Sophie Moore of Edenderry Guides said: “At our Lego Robotics camp we overcame programme errors, expanded our knowledge of coding and made new friends. It was a blast!”

During the course, the girls skyped with Irish space enthusiast Dr Niamh Shaw who was in the European Space Centre.

IGG Chief Commissioner Helen Concannon said: “Irish Girl Guides are always trying to challenge stereotypes and, by partnering with Dublin City University, we can give our girls opportunities to build robots, programme rovers to explore Mars and develop problem-solving skills. All this is useful for everyday life as well as giving the girls a taste of careers in engineering, science and technology. Seeing these girls embrace the challenges presented to them is inspiring. The future is safe in the hands of our youth representatives doing this course.”

You can see lots of photos here.

Thursday, 9 November 2017

Lucan Guides will treasure their London memories!


The first day began with an early start as we had a flight to London at 6:30, which meant meeting up at the airport at 4:30am! We were all very tired, but the excitement powered us through.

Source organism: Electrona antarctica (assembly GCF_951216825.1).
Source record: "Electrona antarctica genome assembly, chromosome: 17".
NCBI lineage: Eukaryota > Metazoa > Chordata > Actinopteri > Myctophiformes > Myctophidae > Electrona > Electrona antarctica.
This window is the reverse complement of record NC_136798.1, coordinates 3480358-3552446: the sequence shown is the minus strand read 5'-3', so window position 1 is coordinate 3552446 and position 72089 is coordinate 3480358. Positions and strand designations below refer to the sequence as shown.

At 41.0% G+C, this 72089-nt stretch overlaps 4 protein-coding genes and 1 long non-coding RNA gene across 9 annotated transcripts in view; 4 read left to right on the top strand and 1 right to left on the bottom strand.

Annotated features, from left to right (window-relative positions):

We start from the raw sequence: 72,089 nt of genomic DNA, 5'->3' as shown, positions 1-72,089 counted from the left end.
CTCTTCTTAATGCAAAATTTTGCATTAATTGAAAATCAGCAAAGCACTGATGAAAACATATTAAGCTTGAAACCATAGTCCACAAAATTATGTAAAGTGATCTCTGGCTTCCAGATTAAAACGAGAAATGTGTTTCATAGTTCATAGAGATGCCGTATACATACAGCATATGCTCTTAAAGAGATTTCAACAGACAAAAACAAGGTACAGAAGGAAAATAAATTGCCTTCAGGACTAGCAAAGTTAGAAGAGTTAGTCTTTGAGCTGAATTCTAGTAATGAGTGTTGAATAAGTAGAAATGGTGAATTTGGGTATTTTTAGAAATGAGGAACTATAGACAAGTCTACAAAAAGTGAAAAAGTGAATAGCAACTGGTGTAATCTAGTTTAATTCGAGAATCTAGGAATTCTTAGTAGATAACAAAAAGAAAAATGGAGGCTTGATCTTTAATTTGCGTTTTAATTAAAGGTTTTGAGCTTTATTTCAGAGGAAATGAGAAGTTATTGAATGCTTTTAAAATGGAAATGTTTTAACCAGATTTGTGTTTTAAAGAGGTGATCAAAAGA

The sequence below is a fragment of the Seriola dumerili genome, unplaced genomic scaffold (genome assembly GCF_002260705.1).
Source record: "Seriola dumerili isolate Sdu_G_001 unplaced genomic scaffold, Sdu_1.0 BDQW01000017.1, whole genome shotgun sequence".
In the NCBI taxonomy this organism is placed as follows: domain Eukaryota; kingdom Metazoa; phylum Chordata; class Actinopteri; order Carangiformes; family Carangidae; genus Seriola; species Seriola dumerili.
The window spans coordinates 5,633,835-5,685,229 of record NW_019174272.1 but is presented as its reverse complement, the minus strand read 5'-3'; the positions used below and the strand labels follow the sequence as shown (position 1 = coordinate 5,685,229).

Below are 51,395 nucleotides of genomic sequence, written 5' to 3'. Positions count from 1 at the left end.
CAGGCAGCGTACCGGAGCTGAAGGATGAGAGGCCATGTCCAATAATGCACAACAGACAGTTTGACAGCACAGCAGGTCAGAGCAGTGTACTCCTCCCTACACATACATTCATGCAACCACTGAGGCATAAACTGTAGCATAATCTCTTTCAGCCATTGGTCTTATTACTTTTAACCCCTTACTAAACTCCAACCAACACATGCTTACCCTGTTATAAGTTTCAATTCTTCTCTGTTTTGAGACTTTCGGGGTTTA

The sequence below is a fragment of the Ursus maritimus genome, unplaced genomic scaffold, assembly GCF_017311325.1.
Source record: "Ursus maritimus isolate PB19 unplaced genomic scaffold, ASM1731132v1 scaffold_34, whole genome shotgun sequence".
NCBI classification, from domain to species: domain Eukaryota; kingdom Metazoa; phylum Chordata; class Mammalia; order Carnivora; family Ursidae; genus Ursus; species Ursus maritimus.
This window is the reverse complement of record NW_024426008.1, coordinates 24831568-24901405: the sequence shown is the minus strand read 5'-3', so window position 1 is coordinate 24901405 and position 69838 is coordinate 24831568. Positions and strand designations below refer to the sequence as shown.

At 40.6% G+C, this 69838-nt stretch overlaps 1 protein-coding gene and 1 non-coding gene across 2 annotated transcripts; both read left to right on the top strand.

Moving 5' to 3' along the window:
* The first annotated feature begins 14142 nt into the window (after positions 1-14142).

We arrived at Stansted and got the train to Victoria station where we collected our Oyster cards. Then we decided that since we were so close, we would go to Kings Cross station and see platform nine and three quarters. There we waited in a line (for a very long time) and got pictures underneath the platform sign! Some of us bought merchandise from the shop. Then we headed to Trafalgar Square for a Harry Potter walking tour!

There was a very nice tour guide who brought us all around London, telling us things about J.K. Rowling, such as where she got her inspiration for writing about Diagon Alley and Knockturn Alley (which was a bit spooky)! The tour ended at Hyde Park. We said ‘thank you’ to the tour guide (his name was JJ) and we went straight off to get lunch in McDonald’s.

Soon after, we went to Girl Guiding UK’s shop, but on the way we visited Buckingham Palace. There we saw the beautiful palace and the guards. Girl Guiding UK’s Shop looked lovely and there were lots of cool things to buy there. There were badges and pins, notebooks and mugs, and even the UK Girl Guiding uniform!